Visa arrangements are fairly simple in Thailand just so long as you do not step outside the limits. Likewise with the protocol of dealing with the Thais. Do, however, bear in mind that this is a sharply distinct culture and read the advice below for tips on how to best get by during your stay.
- Phuket FantaSea Cultural Theme Park
- Phi Phi Islands Tour with Express Boat
- James Bond Island Full-Day Tour via Big Boat
- Coral & Racha Islands Full-Day Tour
- Whitewater Rafting & 4-Wheel-Drive Adventure
- Sea Kayaking at Ang Thong Marine Park
- Flying Hanuman Ziplining Experience
- Canoeing Excursion in Phang Nga Bay with Thai Buffet Lunch
- Introduction to City Tour
- John Gray's Cave Canoeing Tour in Phang Nga Bay
Visas & Permits
On arrival, if passengers don't have tourist visas they will be granted entry for one-month. Extensions of seven or 10 days can be made. Crew get a non-extendable one-month entry — if you previously obtained a visa from Thai diplomatic missions abroad, it will be ignored — and are technically in-transit with the vessel, meaning they will not receive a white departure card in their passport and must each post a 20,000-baht bond if they wish to leave the country without the boat.
For this reason, it is simplest if only the skipper actually signs in as crew, while others enter as passengers.
Permit extensions - Foreign-registered yachts are permitted to remain in Thailand for up to one year. Yachts are given six months on arrival, which can generally be extended for an additional six months. For most, a letter, in Thai, from a marina proving paid moorage is sufficient. For those not staying in a marina, a good reason is required, such as needing critical boat work. Some have used letters from contractors listing work that needs be done.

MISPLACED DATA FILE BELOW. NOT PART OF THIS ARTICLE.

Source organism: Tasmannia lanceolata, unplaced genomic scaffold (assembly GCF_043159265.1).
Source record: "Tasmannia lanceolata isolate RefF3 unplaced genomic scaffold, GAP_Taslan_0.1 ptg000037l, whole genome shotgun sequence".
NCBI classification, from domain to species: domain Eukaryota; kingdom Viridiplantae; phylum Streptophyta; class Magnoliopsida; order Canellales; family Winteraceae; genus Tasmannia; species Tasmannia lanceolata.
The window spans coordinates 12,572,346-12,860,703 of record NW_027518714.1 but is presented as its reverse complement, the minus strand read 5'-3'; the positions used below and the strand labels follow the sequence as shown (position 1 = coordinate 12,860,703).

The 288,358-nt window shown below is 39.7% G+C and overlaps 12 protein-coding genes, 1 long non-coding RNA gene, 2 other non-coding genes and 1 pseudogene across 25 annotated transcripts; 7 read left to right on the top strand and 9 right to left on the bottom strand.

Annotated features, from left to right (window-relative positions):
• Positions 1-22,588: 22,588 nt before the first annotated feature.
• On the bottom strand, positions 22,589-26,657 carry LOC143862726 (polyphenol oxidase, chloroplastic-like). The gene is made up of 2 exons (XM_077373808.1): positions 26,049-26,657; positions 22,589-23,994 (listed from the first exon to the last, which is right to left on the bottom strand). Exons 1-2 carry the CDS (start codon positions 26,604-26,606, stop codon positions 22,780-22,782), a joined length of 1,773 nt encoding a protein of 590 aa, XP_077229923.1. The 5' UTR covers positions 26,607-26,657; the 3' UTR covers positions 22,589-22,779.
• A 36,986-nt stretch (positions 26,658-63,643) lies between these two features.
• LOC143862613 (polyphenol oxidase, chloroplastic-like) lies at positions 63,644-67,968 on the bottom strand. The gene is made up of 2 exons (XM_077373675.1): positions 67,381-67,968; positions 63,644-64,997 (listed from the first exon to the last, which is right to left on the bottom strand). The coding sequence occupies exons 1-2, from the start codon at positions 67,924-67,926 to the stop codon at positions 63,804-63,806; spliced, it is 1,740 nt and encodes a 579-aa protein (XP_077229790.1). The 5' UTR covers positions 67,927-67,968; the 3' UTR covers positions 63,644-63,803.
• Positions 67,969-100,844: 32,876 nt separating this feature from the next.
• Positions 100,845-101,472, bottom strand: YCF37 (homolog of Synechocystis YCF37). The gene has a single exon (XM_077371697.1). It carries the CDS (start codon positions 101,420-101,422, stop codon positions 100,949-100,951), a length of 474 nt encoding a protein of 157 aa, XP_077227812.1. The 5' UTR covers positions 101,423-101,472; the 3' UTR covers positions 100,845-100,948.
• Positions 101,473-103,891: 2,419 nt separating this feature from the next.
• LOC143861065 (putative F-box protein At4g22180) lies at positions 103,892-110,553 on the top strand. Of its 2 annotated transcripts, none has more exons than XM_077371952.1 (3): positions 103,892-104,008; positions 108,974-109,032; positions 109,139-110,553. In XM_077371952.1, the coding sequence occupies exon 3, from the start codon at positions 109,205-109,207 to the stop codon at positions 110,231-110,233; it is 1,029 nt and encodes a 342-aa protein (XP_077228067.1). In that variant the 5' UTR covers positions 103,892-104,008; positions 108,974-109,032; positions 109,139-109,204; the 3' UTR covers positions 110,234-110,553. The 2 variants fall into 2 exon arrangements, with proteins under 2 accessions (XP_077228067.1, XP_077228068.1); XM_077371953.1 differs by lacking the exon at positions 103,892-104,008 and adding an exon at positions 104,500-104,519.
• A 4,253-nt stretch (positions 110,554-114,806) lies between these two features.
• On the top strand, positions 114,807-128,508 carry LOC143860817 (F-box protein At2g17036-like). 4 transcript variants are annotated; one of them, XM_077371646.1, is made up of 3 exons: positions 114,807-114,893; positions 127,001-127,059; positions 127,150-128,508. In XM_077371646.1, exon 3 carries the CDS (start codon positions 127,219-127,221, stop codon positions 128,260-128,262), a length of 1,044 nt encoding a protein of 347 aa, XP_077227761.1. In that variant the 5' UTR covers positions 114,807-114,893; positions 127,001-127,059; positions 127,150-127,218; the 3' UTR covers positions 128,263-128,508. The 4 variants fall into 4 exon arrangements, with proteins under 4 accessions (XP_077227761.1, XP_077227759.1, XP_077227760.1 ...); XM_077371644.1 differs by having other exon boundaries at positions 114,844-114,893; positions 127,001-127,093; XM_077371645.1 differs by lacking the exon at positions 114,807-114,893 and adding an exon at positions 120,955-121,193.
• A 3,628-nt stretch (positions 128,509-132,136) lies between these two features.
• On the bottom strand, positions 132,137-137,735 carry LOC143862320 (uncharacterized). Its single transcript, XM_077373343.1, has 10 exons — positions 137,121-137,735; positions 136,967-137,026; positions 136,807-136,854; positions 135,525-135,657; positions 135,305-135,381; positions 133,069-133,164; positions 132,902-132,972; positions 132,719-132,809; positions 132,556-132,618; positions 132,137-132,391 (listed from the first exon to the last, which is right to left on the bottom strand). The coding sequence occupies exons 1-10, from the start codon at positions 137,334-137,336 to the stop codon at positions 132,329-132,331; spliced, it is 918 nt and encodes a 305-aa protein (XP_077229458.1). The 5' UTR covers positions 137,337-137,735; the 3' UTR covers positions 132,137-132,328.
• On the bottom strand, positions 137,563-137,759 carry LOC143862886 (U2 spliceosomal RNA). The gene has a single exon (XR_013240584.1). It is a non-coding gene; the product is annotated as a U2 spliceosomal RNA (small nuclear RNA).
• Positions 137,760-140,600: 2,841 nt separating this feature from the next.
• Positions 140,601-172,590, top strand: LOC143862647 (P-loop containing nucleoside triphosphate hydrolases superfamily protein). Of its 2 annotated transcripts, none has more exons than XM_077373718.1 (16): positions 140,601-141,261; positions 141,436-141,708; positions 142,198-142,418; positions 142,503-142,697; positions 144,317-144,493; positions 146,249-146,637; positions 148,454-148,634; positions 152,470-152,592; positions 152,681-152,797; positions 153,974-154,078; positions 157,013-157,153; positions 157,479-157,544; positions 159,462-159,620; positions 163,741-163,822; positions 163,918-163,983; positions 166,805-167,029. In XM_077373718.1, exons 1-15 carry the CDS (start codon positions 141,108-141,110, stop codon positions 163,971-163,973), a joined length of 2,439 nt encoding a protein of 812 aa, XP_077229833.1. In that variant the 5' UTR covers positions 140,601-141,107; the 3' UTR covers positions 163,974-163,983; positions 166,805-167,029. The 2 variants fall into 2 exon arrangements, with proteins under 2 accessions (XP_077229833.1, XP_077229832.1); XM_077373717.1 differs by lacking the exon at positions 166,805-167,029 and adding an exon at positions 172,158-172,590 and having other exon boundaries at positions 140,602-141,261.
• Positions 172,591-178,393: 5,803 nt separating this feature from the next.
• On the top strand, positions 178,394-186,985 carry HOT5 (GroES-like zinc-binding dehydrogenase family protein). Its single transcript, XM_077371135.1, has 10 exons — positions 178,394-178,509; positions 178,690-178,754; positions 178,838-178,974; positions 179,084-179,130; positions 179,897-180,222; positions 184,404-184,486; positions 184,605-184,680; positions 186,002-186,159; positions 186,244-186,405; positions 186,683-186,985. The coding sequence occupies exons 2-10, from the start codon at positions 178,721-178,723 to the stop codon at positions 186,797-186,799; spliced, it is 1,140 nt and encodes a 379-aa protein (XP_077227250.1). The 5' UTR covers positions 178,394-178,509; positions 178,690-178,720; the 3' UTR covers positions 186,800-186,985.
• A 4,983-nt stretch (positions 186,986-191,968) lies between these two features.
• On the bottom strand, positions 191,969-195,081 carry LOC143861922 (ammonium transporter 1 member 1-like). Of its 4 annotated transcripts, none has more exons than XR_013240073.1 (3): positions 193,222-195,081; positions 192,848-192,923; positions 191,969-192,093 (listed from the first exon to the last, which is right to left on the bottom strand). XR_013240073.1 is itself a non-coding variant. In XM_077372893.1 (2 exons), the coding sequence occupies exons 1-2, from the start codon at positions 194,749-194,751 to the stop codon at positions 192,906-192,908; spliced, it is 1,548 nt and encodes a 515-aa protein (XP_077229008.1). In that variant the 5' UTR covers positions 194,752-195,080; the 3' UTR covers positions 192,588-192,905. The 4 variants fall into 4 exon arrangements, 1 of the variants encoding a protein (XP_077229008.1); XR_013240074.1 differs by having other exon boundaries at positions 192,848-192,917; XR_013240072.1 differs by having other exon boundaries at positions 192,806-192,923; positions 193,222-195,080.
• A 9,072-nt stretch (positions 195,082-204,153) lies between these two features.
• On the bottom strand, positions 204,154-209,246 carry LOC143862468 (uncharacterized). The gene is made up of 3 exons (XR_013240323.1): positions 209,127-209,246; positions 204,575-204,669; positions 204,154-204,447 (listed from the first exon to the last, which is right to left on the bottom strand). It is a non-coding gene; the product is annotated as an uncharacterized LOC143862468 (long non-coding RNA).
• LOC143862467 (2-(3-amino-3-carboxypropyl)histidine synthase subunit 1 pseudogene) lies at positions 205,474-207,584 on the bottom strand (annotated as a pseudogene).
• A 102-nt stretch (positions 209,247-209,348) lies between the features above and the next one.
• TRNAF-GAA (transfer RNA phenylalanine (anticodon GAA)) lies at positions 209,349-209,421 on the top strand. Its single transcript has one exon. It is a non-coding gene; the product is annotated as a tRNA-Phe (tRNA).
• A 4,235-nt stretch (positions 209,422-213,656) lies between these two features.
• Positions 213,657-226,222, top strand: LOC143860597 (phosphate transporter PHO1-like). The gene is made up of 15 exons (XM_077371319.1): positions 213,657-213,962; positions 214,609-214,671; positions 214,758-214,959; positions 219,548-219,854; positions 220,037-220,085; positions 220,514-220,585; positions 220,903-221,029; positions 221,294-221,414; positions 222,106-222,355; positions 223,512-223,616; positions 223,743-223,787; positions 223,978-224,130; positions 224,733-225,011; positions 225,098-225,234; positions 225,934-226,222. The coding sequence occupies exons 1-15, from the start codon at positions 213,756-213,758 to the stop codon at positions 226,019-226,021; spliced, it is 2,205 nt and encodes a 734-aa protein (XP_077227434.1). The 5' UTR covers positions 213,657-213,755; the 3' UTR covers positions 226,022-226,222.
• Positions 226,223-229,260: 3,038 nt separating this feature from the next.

Customs will require photos of the boat and work required (an engine in pieces). Some have reported that they were able to obtain an extension without a letter of any kind. The situation could change at any time.
Note: the above content provided courtesy of 8north.com
Dress - When dealing with government officials or doing business in town, it's appropriate to wear clean and slightly more formal clothes - no T-shirts or flip-flops at check-in time. Untidy or unclean clothes are considered an insult. For men, a collared T-shirt or shirt, shoes or sandals, and long pants are preferable.
For women, it's a good idea to have the shoulders and thighs covered. A blouse with skirt or trousers is ideal, and is comfortable for buses, etc. Just look around at the local people; they're nearly always very neat and clean. Follow suit and you should have no problems.
Behaviour - It's not wise to get angry or impatient, to swear or shout. It's you who loses face, and it's likely to make the situation even worse. Be polite and attentive, have patience with any language difficulties, and you'll be surprised at how smoothly things can progress.
Remember, government officials have a job to do and responsibilities to carry out, so it's sensible to treat them with appropriate respect. If you're really having problems, try and get to speak to a superior. Remember, you're a guest in Thailand.
Attitude - The Thais are friendly, helpful and generous of spirit. They believe in enjoying everything they do, whether it's work or play. So if you make your business or social encounters enjoyable experiences, you also benefit. As in most Asian countries, it's best that no one loses face in any encounter. Don't argue either yourself or the other into a corner. It will only produce a stalemate.
As when bargaining over price, they start high, you start low and you meet in the middle. Everyone goes away happy. Also be respectful of the numerous religious and royal icons that you encounter. They are held in reverence by the local people.